Digitalisation and other forms of technological progress are increasingly affecting our life and work. Regardless of age and life circumstances, each of us must develop new and strengthen already acquired skills, or we quickly find ourselves lagging behind the prevailing socio-economic currents. These lead to the abandonment of some professions and the emergence of new ones. Forecasting the needs for knowledge and skills as well as their governance in ever-changing circumstances are critical conditions for success – at the level of the individual as well as society.
At last year’s EAAL Forum on the Future of Work and Skills, the efforts of the MLFSA in cooperation with Cedefop to establish a platform in Slovenia that would enable better monitoring, understanding and skills forecasting in the labour market and match those skills were presented. The platform would be, of course, closely related to lifelong learning. More information about the forum’s findings is available in the Manifesto for the Future of Work and Skills.
As part of the cooperation mentioned above, in 2021, at the first workshop, Cedefop presented guidelines for establishing such a national platform based on the examples of some EU members, e.g. Slovakia. The second meeting addressed two topics: (1) what can be expected from long-term skills forecasting and what limitations should be considered, and (2) how to ensure trust in the platform and what is the role of partners and stakeholders.
This year, on 4 July, the Slovenian MLFSA and Cedefop organised the third and last workshop. It was entitled Strengthening Skills Governance in Slovenia to Navigate Change and Manage Transitions.
The purpose of the meeting, which mainly gathered stakeholders from the work and education area, was to define their role in providing, disseminating and using skills intelligence. Cedefop defines the latter as knowledge and understanding based on an expert-driven process of identifying, analysing, synthesising and presenting quantitative and/or qualitative skills and labour market information. The acquired knowledge can be the basis for shaping various policies and investments aimed at implementing the country’s socio-economic priorities. But, as Dr Jasper van Loo from Cedefop pointed out, everything depends on national peculiarities and the country’s flexibility in overcoming discrepancies and inefficient coordination of key stakeholders.
The fact is that there are many sources of information, as well as tools for processing them.
For reliable skills intelligence, the best resources and tools must be used, as well as combined and upgraded when appropriate. However, it serves to be cautious, as numbers can quickly lead us to conclusions that do not correspond to the actual situation. Precisely that is what the participants thought when Dr Ilias Livanos from Cedefop presented the ESI study and focused on the trends and results for Slovenia.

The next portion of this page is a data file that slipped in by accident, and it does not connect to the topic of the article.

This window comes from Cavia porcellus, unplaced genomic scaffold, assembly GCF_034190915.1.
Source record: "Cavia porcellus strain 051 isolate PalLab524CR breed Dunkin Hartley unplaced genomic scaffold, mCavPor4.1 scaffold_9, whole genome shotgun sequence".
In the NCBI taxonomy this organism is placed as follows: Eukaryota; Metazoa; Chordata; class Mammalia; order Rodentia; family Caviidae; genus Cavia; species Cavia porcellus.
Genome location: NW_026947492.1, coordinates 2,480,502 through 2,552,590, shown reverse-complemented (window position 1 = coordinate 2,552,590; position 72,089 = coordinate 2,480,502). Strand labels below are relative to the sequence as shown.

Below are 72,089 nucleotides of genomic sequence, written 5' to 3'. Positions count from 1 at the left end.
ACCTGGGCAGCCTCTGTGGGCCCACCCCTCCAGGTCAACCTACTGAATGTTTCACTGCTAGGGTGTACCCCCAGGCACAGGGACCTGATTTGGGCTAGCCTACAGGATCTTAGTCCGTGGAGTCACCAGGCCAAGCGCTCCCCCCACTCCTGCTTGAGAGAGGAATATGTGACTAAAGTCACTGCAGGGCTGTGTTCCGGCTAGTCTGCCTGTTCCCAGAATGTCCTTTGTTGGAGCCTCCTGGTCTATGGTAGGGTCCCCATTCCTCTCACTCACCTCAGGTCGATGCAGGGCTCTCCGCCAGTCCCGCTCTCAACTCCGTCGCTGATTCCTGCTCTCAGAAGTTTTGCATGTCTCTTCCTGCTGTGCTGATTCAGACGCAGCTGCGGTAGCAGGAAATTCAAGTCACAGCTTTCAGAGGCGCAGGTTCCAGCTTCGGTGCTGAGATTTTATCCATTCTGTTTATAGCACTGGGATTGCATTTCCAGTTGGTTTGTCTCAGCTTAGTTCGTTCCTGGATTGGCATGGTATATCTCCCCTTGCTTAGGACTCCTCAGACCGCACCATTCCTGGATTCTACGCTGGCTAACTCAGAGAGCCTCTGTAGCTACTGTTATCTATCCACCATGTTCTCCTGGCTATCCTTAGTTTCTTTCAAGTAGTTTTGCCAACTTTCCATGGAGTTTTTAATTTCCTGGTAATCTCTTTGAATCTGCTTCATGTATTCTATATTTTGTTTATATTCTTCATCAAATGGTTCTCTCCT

ESI refers to the so-called composite indicator consisting of 15 indicators concerning the development, activation and matching of skills (with the labour market needs). The results for Slovenia show a relatively balanced, even positive picture, but according to the participants, they offer some claims that are at odds with reality. For example, there is no mismatch between supply and demand for skills (source: ESI); however, that is a problem in Slovenia (source: profession and practice).
Cedefop developed the ESI methodology for more than five years before presenting it to the public for the first time three years ago. Therefore, both of their representatives warned that when interpreting the indicators, we should consider the in-depth national situation. ESI should be perceived only as a starting point for the national discussion of stakeholders from different sectors, especially since they are an essential source of additional information!
However, the comparative value of this study (available here) should not be neglected, as it gives us a sense of our position in the EU.
Awareness-raising among all involved is essential.
At the July workshop, we discussed, among other things, how to increase the effectiveness of the mutual connection between the work and education sectors. We spoke about ensuring that skills intelligence would also be the basis for creating other policies, such as the green and digital transition, active ageing, innovation and entrepreneurship, demographic policy, etc. The third challenge for us was how to use skills intelligence to reach and engage labour market actors (employers, employees and others) in dialogue, meet their needs and facilitate their decision-making and actions – for example, in designing the vocational education and training system.
The participants supported the importance of more appropriate skills intelligence, which should be based on quality data. We also advocated for greater cross-sectoral cooperation so that data sources and their use would be transversal.
In conclusion, any further work to establish a platform for monitoring, understanding and skills forecasting depends on the political decisions of the new Slovenian government. We can only hope that the invested two-year effort will not remain without implementation.
Zvonka Pangerc Pahernik, MSc (email@example.com), SIAE